I want to say, Senator O'Farrell, that unless there is somewhere else in the Bill—and I think my recollection is that there is —a provision that there shall be an appeal on a question of law your negative words would not give one.

The next sub-section, I think, provides one.


As a matter of explanation, I merely wanted to say that you cannot give an appeal by inference.

Sub-section (2) reads: "Save as otherwise provided by this Act, an appeal shall lie from every decision of the railway tribunal to the Supreme Court."

The difference between the amendment and the relative clause in the Bill is simply that the Bill, without the amendment, would leave no appeal at all, either in point of fact or in point of law, in one respect only, that is, in respect of any jurisdiction conferred on the tribunal by Part I. of the Bill. Part I. of the Bill has reference to the amalgamation and absorption schemes. I want to refine this down a little further to show exactly the difference between the Senator and myself. The method of submitting these schemes, or of having the schemes agreed, is set out in Schedule IV., provisions relating to the submission of schemes. Meetings have to be called in a certain way. If a meeting is not called in a proper way the meeting is an illegal one, and nothing done at it can be approved by the railway tribunal. If the meeting is properly called, them the rules applying to such meetings will hold. If anything has been done contrary to law, there is the ordinary appeal in such a course in the ordinary way, so that the preparation of these schemes is protected in two ways, and the meeting must be called in a proper fashion, otherwise it is completely illegal. If the meeting be called in a proper fashion, and if the rules regulating such a meeting are broken, then there is an appeal against the breach of such rules in the ordinary way, so that for the submission of schemes in accordance with Part I. there is ample provision for protection on points of law.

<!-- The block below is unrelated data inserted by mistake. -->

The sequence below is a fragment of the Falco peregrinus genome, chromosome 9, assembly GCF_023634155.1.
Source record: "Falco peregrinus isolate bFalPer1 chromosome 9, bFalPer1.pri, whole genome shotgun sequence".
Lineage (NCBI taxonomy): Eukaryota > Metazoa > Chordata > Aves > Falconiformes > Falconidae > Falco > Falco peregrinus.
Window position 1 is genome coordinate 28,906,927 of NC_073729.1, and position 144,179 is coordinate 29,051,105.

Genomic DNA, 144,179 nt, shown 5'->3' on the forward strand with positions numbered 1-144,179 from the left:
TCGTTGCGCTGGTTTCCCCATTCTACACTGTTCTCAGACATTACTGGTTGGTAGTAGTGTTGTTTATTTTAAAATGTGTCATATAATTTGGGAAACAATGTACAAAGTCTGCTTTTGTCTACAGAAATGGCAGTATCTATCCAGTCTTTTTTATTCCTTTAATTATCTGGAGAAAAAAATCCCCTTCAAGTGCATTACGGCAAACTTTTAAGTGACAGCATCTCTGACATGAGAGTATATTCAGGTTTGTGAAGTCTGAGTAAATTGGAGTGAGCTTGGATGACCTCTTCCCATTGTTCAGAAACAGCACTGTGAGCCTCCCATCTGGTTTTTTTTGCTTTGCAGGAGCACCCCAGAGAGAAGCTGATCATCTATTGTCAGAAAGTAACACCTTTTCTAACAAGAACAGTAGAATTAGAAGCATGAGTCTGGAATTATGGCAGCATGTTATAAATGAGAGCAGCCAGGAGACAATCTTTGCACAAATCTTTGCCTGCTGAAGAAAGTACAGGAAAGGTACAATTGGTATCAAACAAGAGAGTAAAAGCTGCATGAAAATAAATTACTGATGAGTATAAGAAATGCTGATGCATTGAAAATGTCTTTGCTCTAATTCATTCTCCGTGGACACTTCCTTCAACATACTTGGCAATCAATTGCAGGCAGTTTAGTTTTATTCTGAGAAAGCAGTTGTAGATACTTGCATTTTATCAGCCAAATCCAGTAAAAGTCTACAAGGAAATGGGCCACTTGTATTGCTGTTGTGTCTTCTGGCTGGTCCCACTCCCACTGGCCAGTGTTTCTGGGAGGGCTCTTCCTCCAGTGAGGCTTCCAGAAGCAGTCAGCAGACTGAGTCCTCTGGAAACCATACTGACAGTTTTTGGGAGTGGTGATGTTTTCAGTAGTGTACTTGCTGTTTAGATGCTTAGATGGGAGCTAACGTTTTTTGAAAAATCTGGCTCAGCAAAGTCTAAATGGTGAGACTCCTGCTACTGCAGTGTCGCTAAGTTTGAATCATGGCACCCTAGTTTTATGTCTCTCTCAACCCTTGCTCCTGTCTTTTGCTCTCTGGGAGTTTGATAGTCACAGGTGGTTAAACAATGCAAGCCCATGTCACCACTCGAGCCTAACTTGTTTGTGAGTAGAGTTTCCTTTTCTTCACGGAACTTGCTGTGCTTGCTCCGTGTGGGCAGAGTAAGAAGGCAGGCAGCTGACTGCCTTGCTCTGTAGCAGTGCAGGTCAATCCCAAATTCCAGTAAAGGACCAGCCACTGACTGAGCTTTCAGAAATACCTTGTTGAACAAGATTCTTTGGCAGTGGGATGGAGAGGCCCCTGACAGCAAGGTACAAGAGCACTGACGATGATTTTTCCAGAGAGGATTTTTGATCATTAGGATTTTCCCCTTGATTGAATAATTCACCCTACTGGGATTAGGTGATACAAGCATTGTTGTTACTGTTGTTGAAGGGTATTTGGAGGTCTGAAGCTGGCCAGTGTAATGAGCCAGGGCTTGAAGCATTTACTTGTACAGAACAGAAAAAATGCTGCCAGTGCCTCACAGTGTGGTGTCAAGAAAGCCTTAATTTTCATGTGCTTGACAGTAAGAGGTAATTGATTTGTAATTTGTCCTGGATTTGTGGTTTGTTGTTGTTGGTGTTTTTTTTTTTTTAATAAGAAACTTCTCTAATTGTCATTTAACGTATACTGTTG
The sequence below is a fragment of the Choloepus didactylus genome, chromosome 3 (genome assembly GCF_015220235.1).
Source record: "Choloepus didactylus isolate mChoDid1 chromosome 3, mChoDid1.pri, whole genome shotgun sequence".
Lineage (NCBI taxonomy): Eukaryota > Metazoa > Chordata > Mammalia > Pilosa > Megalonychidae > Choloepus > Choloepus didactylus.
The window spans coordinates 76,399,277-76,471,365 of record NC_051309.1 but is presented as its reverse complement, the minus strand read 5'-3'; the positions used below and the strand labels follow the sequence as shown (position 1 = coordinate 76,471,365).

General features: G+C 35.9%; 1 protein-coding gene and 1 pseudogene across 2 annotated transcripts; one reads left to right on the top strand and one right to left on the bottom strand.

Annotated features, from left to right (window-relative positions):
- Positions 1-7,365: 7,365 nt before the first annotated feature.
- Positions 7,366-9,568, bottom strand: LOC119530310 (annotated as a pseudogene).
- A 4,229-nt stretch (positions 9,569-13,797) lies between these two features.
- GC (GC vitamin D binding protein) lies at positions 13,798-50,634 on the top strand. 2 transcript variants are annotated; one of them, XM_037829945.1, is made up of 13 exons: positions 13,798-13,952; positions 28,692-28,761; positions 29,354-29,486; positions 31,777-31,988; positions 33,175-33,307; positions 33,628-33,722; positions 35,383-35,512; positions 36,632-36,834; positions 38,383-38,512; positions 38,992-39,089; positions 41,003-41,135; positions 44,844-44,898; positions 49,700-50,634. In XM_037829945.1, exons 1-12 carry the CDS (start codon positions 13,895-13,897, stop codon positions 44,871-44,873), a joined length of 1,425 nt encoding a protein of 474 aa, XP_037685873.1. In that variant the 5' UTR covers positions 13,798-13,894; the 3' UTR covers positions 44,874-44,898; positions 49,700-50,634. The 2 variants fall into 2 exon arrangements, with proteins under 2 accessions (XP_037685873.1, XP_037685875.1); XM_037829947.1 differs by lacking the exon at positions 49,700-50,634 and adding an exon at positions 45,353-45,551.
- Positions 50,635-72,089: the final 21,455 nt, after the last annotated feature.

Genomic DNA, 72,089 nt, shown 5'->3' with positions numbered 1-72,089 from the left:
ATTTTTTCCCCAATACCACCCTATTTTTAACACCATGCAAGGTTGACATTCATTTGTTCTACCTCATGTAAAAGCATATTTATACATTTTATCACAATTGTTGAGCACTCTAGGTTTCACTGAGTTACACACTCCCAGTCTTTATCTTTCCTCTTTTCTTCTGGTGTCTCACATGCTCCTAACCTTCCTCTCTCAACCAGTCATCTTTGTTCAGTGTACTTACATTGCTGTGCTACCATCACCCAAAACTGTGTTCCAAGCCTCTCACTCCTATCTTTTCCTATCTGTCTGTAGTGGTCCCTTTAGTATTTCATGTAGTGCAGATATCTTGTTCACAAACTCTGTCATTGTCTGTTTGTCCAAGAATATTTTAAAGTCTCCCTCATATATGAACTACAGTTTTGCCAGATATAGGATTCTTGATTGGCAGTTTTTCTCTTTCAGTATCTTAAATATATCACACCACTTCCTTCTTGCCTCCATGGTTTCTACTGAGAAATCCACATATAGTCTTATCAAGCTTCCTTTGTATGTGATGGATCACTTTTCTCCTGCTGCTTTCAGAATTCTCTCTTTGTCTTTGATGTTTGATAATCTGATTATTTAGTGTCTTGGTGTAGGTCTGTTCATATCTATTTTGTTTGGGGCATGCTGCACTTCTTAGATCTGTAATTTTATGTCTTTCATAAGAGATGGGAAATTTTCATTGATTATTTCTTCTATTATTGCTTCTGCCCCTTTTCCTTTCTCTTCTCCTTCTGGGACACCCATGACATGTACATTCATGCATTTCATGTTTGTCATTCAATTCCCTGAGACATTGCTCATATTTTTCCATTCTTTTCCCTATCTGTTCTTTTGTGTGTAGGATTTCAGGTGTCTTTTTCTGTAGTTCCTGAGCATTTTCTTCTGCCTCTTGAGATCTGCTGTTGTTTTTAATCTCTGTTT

It is a little complicated. I want to help you if I can. Am I right in saying that there is no express appeal provided in any case under Part I.?

No express appeal.


But what you are pointing out is that the tribunal has got to follow certain conditions, and if they do not they have exceeded their jurisdiction, and their orders can be quashed. That would be on the assumption that they have exceeded that jurisdiction?


Would it not be better to have that inserted? I want to clear it up. Senator O'Farrell's amendment is unnecessary unless he wishes to provide an appeal under Part I.

That is what he does want.